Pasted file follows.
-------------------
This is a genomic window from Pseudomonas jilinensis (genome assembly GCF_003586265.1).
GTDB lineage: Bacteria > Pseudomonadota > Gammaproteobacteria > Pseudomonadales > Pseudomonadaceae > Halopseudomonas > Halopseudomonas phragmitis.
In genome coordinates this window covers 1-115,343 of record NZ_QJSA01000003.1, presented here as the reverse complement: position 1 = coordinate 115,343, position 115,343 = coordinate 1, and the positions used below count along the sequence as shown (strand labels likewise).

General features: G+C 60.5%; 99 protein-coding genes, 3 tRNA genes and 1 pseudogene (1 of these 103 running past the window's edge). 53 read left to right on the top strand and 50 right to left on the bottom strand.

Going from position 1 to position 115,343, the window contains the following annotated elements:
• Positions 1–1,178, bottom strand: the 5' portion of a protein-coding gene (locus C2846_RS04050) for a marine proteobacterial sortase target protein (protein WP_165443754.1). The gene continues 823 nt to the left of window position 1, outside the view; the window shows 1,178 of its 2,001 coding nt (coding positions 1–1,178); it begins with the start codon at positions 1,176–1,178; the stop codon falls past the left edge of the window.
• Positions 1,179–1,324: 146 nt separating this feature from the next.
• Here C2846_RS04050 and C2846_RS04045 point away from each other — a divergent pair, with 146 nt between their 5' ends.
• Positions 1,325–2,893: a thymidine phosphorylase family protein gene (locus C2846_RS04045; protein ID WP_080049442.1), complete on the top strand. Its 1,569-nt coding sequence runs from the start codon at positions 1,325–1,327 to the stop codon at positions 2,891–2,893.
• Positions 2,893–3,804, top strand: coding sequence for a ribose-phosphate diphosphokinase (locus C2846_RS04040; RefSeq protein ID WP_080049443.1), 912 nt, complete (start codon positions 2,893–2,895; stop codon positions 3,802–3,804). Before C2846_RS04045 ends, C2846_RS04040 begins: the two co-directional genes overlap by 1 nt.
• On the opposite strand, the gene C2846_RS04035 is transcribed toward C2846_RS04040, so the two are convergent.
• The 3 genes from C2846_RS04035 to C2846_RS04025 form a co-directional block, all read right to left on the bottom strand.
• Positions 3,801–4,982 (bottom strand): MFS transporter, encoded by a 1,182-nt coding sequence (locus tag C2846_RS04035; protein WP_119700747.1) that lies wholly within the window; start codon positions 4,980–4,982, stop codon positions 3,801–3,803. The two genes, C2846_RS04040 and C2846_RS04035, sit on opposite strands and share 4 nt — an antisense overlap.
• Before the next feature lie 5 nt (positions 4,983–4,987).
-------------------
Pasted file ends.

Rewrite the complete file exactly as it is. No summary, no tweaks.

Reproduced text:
This is a genomic window from Pseudomonas jilinensis (genome assembly GCF_003586265.1).
GTDB lineage: Bacteria > Pseudomonadota > Gammaproteobacteria > Pseudomonadales > Pseudomonadaceae > Halopseudomonas > Halopseudomonas phragmitis.
In genome coordinates this window covers 1-115,343 of record NZ_QJSA01000003.1, presented here as the reverse complement: position 1 = coordinate 115,343, position 115,343 = coordinate 1, and the positions used below count along the sequence as shown (strand labels likewise).

General features: G+C 60.5%; 99 protein-coding genes, 3 tRNA genes and 1 pseudogene (1 of these 103 running past the window's edge). 53 read left to right on the top strand and 50 right to left on the bottom strand.

Going from position 1 to position 115,343, the window contains the following annotated elements:
• Positions 1–1,178, bottom strand: the 5' portion of a protein-coding gene (locus C2846_RS04050) for a marine proteobacterial sortase target protein (protein WP_165443754.1). The gene continues 823 nt to the left of window position 1, outside the view; the window shows 1,178 of its 2,001 coding nt (coding positions 1–1,178); it begins with the start codon at positions 1,176–1,178; the stop codon falls past the left edge of the window.
• Positions 1,179–1,324: 146 nt separating this feature from the next.
• Here C2846_RS04050 and C2846_RS04045 point away from each other — a divergent pair, with 146 nt between their 5' ends.
• Positions 1,325–2,893: a thymidine phosphorylase family protein gene (locus C2846_RS04045; protein ID WP_080049442.1), complete on the top strand. Its 1,569-nt coding sequence runs from the start codon at positions 1,325–1,327 to the stop codon at positions 2,891–2,893.
• Positions 2,893–3,804, top strand: coding sequence for a ribose-phosphate diphosphokinase (locus C2846_RS04040; RefSeq protein ID WP_080049443.1), 912 nt, complete (start codon positions 2,893–2,895; stop codon positions 3,802–3,804). Before C2846_RS04045 ends, C2846_RS04040 begins: the two co-directional genes overlap by 1 nt.
• On the opposite strand, the gene C2846_RS04035 is transcribed toward C2846_RS04040, so the two are convergent.
• The 3 genes from C2846_RS04035 to C2846_RS04025 form a co-directional block, all read right to left on the bottom strand.
• Positions 3,801–4,982 (bottom strand): MFS transporter, encoded by a 1,182-nt coding sequence (locus tag C2846_RS04035; protein WP_119700747.1) that lies wholly within the window; start codon positions 4,980–4,982, stop codon positions 3,801–3,803. The two genes, C2846_RS04040 and C2846_RS04035, sit on opposite strands and share 4 nt — an antisense overlap.
• Before the next feature lie 5 nt (positions 4,983–4,987).